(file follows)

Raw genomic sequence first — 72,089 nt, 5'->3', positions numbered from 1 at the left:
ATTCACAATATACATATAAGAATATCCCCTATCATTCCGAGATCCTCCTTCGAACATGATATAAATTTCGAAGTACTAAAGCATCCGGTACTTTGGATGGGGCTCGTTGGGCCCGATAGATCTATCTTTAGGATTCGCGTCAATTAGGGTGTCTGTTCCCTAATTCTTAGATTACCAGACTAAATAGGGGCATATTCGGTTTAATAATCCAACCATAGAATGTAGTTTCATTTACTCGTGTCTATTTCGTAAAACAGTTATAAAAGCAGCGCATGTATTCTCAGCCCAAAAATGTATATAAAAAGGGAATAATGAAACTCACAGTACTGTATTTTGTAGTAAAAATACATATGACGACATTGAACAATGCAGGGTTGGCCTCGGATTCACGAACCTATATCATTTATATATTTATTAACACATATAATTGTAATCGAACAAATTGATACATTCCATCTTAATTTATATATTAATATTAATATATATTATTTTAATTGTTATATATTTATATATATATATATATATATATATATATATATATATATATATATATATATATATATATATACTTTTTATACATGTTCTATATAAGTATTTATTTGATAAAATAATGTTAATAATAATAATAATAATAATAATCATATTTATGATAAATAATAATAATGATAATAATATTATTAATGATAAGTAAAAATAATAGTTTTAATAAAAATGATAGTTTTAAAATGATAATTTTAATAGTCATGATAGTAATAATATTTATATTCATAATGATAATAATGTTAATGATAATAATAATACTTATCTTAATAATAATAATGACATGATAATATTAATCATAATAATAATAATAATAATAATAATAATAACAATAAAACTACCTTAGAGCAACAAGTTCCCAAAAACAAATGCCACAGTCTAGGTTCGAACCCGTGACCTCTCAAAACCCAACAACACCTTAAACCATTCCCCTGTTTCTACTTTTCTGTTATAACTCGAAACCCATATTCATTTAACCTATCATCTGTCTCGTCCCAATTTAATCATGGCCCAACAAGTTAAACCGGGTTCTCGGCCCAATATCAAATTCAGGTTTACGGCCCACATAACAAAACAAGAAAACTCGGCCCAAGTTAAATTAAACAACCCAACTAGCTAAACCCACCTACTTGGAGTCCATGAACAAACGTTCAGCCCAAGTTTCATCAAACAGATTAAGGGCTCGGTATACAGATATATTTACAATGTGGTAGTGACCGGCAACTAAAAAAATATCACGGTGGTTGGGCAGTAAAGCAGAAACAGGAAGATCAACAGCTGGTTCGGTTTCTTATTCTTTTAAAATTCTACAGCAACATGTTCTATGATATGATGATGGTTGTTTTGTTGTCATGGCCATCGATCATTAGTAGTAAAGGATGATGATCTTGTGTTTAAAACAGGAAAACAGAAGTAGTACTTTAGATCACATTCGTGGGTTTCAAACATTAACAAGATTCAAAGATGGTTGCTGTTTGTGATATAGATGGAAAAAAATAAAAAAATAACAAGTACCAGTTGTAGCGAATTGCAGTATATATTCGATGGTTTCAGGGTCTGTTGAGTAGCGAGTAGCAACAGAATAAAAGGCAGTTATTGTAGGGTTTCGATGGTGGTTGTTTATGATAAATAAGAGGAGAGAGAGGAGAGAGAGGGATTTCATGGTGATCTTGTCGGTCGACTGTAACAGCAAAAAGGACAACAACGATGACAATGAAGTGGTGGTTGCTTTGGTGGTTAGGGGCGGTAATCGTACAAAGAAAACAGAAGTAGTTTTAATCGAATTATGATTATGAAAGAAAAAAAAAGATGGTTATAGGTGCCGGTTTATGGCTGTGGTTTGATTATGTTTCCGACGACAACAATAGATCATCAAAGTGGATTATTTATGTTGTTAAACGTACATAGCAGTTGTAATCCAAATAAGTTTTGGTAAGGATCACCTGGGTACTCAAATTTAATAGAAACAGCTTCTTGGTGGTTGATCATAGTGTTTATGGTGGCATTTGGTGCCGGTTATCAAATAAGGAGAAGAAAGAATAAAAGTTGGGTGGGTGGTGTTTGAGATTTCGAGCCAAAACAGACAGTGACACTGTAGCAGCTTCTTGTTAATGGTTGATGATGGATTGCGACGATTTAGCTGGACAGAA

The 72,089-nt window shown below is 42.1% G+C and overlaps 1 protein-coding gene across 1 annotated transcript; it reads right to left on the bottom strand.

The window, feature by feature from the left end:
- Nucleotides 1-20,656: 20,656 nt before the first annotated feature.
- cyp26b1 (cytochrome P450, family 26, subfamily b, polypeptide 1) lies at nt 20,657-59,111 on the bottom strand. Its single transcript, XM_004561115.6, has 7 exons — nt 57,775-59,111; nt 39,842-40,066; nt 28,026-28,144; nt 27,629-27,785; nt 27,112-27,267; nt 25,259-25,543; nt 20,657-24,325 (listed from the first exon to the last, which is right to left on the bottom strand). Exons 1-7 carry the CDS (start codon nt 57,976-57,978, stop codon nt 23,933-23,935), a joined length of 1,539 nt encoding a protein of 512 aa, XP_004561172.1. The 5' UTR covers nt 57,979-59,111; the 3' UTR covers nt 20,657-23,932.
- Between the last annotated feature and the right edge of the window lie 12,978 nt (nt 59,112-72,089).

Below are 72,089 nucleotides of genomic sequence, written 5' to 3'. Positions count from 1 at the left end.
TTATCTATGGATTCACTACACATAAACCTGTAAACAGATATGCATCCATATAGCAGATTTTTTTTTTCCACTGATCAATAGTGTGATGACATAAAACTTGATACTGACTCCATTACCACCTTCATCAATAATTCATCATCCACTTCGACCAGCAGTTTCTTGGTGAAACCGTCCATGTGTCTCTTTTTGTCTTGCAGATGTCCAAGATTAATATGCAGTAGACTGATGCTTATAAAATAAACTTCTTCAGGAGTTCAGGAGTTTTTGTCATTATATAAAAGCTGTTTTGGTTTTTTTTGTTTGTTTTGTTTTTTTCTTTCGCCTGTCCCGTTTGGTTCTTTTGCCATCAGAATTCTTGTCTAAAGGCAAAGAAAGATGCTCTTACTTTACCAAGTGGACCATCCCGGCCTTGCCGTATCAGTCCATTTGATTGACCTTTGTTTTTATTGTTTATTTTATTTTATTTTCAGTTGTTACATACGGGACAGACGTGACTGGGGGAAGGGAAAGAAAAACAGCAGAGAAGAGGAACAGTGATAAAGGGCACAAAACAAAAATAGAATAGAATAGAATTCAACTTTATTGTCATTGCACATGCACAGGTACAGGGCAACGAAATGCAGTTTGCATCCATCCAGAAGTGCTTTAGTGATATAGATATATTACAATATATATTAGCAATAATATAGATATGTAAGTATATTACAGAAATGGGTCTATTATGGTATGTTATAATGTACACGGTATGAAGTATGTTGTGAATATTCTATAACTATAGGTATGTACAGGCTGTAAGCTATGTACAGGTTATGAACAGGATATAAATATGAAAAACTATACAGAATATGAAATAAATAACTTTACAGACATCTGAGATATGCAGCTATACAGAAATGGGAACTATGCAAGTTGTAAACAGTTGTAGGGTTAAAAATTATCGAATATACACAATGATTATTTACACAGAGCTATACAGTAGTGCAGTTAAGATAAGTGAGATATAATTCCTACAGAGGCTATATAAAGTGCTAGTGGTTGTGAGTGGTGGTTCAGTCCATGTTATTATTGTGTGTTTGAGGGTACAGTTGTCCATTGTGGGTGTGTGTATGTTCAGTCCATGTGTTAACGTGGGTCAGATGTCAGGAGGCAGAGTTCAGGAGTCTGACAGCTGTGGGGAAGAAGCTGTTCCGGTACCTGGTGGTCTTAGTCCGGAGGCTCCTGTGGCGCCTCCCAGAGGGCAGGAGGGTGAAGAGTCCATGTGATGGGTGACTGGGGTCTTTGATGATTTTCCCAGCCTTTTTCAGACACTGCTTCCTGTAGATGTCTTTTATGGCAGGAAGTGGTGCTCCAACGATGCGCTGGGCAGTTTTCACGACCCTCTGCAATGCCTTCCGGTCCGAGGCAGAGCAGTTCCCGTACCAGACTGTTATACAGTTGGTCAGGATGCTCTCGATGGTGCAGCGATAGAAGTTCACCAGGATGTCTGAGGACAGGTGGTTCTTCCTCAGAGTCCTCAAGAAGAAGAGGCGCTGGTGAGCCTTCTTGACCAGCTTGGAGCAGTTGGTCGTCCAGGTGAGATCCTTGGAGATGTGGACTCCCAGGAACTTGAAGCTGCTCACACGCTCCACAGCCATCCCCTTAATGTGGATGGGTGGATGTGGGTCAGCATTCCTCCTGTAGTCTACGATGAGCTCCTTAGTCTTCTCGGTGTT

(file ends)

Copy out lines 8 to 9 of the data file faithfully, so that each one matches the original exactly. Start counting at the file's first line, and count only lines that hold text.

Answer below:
Below are 72,089 nucleotides of genomic sequence, written 5' to 3'. Positions count from 1 at the left end.
TTATCTATGGATTCACTACACATAAACCTGTAAACAGATATGCATCCATATAGCAGATTTTTTTTTTCCACTGATCAATAGTGTGATGACATAAAACTTGATACTGACTCCATTACCACCTTCATCAATAATTCATCATCCACTTCGACCAGCAGTTTCTTGGTGAAACCGTCCATGTGTCTCTTTTTGTCTTGCAGATGTCCAAGATTAATATGCAGTAGACTGATGCTTATAAAATAAACTTCTTCAGGAGTTCAGGAGTTTTTGTCATTATATAAAAGCTGTTTTGGTTTTTTTTGTTTGTTTTGTTTTTTTCTTTCGCCTGTCCCGTTTGGTTCTTTTGCCATCAGAATTCTTGTCTAAAGGCAAAGAAAGATGCTCTTACTTTACCAAGTGGACCATCCCGGCCTTGCCGTATCAGTCCATTTGATTGACCTTTGTTTTTATTGTTTATTTTATTTTATTTTCAGTTGTTACATACGGGACAGACGTGACTGGGGGAAGGGAAAGAAAAACAGCAGAGAAGAGGAACAGTGATAAAGGGCACAAAACAAAAATAGAATAGAATAGAATTCAACTTTATTGTCATTGCACATGCACAGGTACAGGGCAACGAAATGCAGTTTGCATCCATCCAGAAGTGCTTTAGTGATATAGATATATTACAATATATATTAGCAATAATATAGATATGTAAGTATATTACAGAAATGGGTCTATTATGGTATGTTATAATGTACACGGTATGAAGTATGTTGTGAATATTCTATAACTATAGGTATGTACAGGCTGTAAGCTATGTACAGGTTATGAACAGGATATAAATATGAAAAACTATACAGAATATGAAATAAATAACTTTACAGACATCTGAGATATGCAGCTATACAGAAATGGGAACTATGCAAGTTGTAAACAGTTGTAGGGTTAAAAATTATCGAATATACACAATGATTATTTACACAGAGCTATACAGTAGTGCAGTTAAGATAAGTGAGATATAATTCCTACAGAGGCTATATAAAGTGCTAGTGGTTGTGAGTGGTGGTTCAGTCCATGTTATTATTGTGTGTTTGAGGGTACAGTTGTCCATTGTGGGTGTGTGTATGTTCAGTCCATGTGTTAACGTGGGTCAGATGTCAGGAGGCAGAGTTCAGGAGTCTGACAGCTGTGGGGAAGAAGCTGTTCCGGTACCTGGTGGTCTTAGTCCGGAGGCTCCTGTGGCGCCTCCCAGAGGGCAGGAGGGTGAAGAGTCCATGTGATGGGTGACTGGGGTCTTTGATGATTTTCCCAGCCTTTTTCAGACACTGCTTCCTGTAGATGTCTTTTATGGCAGGAAGTGGTGCTCCAACGATGCGCTGGGCAGTTTTCACGACCCTCTGCAATGCCTTCCGGTCCGAGGCAGAGCAGTTCCCGTACCAGACTGTTATACAGTTGGTCAGGATGCTCTCGATGGTGCAGCGATAGAAGTTCACCAGGATGTCTGAGGACAGGTGGTTCTTCCTCAGAGTCCTCAAGAAGAAGAGGCGCTGGTGAGCCTTCTTGACCAGCTTGGAGCAGTTGGTCGTCCAGGTGAGATCCTTGGAGATGTGGACTCCCAGGAACTTGAAGCTGCTCACACGCTCCACAGCCATCCCCTTAATGTGGATGGGTGGATGTGGGTCAGCATTCCTCCTGTAGTCTACGATGAGCTCCTTAGTCTTCTCGGTGTT